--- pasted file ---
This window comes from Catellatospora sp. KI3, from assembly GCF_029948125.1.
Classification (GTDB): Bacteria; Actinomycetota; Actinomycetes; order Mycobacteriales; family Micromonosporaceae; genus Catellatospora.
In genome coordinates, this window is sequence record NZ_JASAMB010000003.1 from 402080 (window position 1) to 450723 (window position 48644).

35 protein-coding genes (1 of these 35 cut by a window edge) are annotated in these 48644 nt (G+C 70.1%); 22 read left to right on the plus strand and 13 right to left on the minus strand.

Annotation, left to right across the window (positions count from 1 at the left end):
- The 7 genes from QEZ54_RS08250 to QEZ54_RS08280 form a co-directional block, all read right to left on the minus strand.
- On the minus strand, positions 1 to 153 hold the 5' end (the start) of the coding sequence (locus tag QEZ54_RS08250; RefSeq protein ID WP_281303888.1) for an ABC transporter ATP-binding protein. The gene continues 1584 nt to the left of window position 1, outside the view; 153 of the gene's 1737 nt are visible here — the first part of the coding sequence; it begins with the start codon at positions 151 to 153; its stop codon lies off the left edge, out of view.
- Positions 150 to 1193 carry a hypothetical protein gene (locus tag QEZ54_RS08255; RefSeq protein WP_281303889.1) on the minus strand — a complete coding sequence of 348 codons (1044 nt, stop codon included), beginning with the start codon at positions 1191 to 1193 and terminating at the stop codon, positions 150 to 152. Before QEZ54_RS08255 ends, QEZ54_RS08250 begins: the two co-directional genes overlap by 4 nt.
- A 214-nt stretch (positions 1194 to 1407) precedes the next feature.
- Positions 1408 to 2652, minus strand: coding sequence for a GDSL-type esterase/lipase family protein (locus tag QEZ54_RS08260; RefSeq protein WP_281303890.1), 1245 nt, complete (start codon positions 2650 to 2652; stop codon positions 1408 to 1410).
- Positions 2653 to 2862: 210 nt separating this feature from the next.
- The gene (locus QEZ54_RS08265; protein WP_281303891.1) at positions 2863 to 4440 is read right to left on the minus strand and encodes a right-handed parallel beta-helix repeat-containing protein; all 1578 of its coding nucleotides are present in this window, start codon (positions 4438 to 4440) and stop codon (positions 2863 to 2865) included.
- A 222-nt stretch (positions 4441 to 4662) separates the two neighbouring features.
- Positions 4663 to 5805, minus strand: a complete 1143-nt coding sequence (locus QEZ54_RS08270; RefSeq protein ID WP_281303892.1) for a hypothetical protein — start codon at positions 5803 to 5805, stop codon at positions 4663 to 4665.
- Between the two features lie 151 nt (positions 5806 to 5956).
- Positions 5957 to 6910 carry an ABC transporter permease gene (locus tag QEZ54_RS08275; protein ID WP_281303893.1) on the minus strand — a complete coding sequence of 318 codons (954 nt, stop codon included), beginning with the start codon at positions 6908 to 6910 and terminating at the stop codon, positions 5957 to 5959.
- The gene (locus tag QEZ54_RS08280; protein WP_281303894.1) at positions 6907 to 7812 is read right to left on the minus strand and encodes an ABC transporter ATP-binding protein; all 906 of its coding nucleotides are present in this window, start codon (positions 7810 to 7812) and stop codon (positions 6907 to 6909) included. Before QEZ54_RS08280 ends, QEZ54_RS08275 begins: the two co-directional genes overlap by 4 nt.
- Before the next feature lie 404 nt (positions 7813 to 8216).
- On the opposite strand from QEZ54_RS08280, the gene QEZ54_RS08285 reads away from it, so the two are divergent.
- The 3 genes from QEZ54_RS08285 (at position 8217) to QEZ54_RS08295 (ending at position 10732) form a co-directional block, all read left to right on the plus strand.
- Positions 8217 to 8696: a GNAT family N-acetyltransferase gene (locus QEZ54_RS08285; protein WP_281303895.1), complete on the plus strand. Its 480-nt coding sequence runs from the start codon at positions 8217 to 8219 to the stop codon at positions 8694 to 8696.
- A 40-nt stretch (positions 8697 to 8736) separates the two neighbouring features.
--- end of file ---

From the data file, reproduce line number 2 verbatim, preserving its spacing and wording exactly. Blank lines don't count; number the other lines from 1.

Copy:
Classification (GTDB): Bacteria; Actinomycetota; Actinomycetes; order Mycobacteriales; family Micromonosporaceae; genus Catellatospora.